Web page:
Today we are going to teach you how to write user stories. If you are a Product Owner writing user stories is probably something that takes a lot of your time. But how to write them to provide an excellent way to define your product with most clarity?
What are User Stories?
User stories are part of an agile approach that helps to get into the user’s shoes and talk about his needs. All agile user stories include a written sentence or two and, which should be a result of a series of talks and thoughts about the desired functionality.
Why write User Stories?
Stories provide useful context for the development team and their efforts. Therefore after reading a user story, the team knows what functionality they are building, why and what value it creates.
What is important:
- Stories keep the team focused on solving problems for real users.
- They provoke collaboration. With the end goal defined, the team can work together to decide how best to serve the user and meet that goal.
- User stories drive creative solutions. Stories encourage the team to think critically and creatively about how to best solve for an end goal.
- Stories keep the team motivated for achieving measurable goals.
- They enable the creation of the product with user needs in the first place.
How to write User Stories?
Basic user story consist of 3 elements:
As a <type of user>, I want <some feature> so that <some reason>
Let’s break this down one step further:
As a <type of user> — this is the WHO. Who are we building this for? Who is the user?
I want <some feature> — this is the WHAT. What are we building? What is the intention?
so that <some reason> — this is they WHY. Why are we building it? What is the value for the customer?
Examples of User stories
One of the benefits of agile user stories is that they can be written at different levels of detail. We can write a user story to cover large amounts of functionality. These large user stories are generally known as epics. Here is an epic agile user story example from a mobile to-do list application:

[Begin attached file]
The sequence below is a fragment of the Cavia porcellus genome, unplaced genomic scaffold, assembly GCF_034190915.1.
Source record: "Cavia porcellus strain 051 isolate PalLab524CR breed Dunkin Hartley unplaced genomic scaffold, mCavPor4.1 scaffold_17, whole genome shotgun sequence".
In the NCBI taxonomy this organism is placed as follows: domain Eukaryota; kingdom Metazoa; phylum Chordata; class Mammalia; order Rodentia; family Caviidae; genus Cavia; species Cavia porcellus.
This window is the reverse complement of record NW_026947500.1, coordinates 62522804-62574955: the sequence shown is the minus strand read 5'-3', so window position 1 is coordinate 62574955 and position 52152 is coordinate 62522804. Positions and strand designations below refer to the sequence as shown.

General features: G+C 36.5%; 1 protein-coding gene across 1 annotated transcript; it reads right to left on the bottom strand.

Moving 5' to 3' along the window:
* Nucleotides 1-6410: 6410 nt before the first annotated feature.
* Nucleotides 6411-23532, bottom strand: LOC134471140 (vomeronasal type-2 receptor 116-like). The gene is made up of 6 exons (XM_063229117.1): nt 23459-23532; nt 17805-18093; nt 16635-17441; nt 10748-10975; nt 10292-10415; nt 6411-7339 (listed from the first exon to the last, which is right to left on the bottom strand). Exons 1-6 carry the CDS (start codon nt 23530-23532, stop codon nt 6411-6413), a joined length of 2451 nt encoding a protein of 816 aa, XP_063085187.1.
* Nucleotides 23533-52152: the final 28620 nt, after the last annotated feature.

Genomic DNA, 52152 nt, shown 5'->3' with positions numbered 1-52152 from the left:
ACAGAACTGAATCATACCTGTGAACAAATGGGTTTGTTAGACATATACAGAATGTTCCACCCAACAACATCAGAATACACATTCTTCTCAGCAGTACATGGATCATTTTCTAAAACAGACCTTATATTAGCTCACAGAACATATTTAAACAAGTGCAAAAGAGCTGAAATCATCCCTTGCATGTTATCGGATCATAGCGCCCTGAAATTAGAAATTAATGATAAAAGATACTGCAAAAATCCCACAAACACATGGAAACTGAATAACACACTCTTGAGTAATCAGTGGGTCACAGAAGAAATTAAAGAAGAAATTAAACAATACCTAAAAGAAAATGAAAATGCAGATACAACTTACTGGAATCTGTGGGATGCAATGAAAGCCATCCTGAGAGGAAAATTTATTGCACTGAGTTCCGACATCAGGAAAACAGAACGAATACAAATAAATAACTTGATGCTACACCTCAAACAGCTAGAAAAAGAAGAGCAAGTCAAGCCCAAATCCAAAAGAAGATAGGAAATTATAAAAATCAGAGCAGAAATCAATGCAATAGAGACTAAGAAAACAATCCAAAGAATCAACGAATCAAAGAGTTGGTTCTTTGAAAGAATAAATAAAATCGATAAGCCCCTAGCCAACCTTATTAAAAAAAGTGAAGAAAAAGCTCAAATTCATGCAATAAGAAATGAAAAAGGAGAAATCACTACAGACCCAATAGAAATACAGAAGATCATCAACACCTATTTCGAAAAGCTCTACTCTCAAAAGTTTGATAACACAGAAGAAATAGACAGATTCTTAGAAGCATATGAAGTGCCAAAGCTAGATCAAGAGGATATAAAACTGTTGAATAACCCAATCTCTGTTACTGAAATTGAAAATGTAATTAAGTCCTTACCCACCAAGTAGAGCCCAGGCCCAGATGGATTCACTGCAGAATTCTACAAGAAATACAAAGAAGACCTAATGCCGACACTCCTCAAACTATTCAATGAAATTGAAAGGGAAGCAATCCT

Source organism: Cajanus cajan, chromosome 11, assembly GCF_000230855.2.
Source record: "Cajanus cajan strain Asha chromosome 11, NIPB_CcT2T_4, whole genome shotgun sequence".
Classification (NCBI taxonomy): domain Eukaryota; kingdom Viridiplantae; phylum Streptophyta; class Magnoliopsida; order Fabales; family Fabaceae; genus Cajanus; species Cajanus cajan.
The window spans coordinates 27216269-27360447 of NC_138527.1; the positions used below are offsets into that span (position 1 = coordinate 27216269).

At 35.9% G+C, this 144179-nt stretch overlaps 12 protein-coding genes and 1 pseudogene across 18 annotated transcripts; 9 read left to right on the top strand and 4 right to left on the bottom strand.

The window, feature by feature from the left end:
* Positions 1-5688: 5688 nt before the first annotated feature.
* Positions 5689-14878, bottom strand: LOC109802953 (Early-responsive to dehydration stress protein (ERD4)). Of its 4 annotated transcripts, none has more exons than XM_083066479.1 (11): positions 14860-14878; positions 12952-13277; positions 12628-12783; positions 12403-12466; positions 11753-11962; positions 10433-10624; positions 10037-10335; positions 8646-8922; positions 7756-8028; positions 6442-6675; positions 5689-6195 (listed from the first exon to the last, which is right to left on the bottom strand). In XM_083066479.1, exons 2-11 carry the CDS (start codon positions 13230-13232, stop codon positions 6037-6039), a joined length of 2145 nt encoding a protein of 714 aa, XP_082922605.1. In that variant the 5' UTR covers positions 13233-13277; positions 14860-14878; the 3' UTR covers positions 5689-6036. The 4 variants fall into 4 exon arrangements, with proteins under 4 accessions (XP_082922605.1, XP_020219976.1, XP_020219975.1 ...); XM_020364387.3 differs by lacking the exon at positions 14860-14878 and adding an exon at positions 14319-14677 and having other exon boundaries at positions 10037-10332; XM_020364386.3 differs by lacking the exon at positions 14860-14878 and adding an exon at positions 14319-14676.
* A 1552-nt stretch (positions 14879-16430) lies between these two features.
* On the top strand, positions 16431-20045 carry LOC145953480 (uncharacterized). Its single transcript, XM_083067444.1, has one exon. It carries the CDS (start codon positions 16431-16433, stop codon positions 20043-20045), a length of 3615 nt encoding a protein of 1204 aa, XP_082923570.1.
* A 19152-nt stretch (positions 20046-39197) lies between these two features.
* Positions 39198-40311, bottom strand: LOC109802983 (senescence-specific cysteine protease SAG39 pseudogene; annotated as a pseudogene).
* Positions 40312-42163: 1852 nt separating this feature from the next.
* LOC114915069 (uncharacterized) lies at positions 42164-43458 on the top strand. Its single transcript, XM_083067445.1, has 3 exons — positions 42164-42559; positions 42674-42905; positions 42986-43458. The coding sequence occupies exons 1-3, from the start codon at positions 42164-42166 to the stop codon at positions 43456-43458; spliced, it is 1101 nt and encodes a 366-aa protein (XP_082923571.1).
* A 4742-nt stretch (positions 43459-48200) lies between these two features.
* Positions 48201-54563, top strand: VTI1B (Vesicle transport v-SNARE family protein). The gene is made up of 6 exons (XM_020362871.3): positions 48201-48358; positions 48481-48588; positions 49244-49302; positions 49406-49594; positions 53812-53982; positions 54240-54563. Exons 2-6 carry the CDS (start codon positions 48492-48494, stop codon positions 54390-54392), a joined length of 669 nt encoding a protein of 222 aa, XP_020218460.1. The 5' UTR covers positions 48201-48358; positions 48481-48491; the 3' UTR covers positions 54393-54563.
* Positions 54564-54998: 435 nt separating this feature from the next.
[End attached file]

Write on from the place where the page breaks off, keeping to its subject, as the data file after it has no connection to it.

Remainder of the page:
- As a mobile user, I want to manage my tasks, to have a clear view of my to-do list.
You should start defining the product by defining epics, which allows you to sketch the functionalities without focusing on details. This is particularly helpful for describing new products and its general features. The epic above could be split into dozens or hundreds of smaller user stories, like:
- As a user, I want to add tasks, to create my to-do list
- As a user, I want to change task priority, to know on what task I should focus in the first place.
- As a user, I want to mark my task as done, to keep my to-do list actual
How to add details to the story?
Acceptance Criteria or Conditions of Satisfaction, provide a detailed scope of a user’s requirements. They allow you to describe the conditions that have to be fulfilled so that the story is complete. AC can include:
- The negative scenario of the functionality
- Functional and non-functional use cases
- Performance guidelines
- The intention of the feature
- End-to-user flow
- Impact on other features
- UX concerns
Example of Acceptance Criteria:
- If the user withdraws/reject the creation of the task, he is taken to the main screen
- Successful creation of the task is indicated by
- Every new task jumps on the top of the list
- Name of the task is visible on the task card
- Added due-date it should be visible on the task card
- Added reminder should be visible on the task card
- Added priority should be indicated as a tag on the task cards
- A mobile user is logged into the application and sees the main screen
- A user taps on the new task button
- User fills task name
- User can add a description, due date, priority, and reminder
- User confirmes new task
- The task is added to the list
How detailed should be the stories?
It depends on you. But you should keep in mind that your team should be able to accomplish the whole story within one iteration.
When to write user stories?
User stories are written throughout the agile project. Usually, the first story-writing session is held shortly after the start of the agile project. The Product Owner and the rest of the team participate in the goal of creating a preliminary product backlog, which will be expanded for most of the project duration. Most of these user stories will undoubtedly be epics, which will later be decomposed into smaller stories that fit into a single iteration. Additionally, new stories can be written and added to the product backlog at any time.
Hope this guide was helpful, let us know how do you write user stories? If you are a Product Owner you should also check this “How to give difficult feedback without it getting personal” guide.